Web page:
The search takes de Botton all over the world, from Victorian theme-parkish English suburban developments to a Japanese Dutch village to Egyptian and Scandinavian embassies in Berlin to a helicopter soaring above London with the architect Norman Foster to the concrete-modernist Zurich apartment of his own childhood. Just as Philosophy: A Guide to Happiness grew from the same intellectual soil as de Botton's book The Consolations of Philosophy, so grows The Perfect Home from The Architecture of Happiness. That book's explorations proceeded from the idea that we desire in our architecture whatever we feel we lack in our character: the undisciplined gravitate toward starkness and simplicity, perhaps, while the straight-laced build with more whimsy. What does this say about the lady visited in this first episode who devotes her every domestic impulse to constructing a "cozy" setting, bursting in every direction with teddy bears? Though de Botton demures from that question, he otherwise goes to great lengths to find an escape from tiresome "pastiche" architecture and a way our buildings can embrace our times — a way, that is, we can finally live in the present.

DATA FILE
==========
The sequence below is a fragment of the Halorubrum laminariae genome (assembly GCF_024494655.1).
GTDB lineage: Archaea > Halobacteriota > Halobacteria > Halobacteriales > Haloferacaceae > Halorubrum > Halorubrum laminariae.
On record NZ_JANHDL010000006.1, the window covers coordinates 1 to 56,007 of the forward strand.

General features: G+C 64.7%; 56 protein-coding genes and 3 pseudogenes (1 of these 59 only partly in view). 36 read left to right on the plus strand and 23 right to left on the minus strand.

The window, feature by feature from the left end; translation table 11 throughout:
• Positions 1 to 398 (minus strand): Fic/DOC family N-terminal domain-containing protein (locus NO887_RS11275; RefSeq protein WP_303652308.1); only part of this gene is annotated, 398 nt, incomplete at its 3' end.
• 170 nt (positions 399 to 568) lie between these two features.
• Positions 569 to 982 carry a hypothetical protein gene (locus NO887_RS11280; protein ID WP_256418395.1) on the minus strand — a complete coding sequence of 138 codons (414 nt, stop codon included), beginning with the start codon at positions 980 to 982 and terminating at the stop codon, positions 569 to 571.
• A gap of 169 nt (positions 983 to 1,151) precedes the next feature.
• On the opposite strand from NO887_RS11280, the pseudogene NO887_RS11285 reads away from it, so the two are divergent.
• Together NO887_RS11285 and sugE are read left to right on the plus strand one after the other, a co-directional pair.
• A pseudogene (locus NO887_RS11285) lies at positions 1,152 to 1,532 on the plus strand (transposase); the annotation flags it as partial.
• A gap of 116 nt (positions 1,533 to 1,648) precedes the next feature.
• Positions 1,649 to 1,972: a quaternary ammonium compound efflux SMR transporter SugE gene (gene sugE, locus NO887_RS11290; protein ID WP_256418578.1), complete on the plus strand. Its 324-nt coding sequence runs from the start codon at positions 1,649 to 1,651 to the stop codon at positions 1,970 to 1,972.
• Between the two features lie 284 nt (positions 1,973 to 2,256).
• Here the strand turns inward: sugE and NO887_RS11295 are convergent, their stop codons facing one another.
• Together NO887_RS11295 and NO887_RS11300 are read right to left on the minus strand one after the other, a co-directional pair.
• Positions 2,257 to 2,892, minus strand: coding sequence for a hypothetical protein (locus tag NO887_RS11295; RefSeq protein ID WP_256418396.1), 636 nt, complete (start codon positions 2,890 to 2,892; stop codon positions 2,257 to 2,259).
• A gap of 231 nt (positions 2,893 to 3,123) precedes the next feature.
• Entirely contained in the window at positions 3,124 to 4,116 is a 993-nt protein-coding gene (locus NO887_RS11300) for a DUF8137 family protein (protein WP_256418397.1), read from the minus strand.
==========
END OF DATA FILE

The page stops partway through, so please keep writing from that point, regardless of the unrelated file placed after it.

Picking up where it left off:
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Colin Marshall hosts and produces Notebook on Cities and Culture. Follow him on Twitter at @colinmarshall.

Neil deGrasse Tyson: Space Exploration is Good for Our Culture (and More Good Links From Around the Web)

Presenting the keynote speech at the 28th National Space Symposium, the new public face of astrophysics, Neil deGrasse Tyson, continued making his case for funding NASA and funding it well. Here he tried out a new argument. NASA is not just good for scientific progress. It's good for our creativity, imagination and collective culture. His argument begins at the 14:45 mark, which is where we start the video....

Now discover more Culture from Around the Web (which all originally appeared on our Twitter Stream): 

Neil deGrasse Tyson Lists 8 (Free) Books Every Intelligent Person Should Read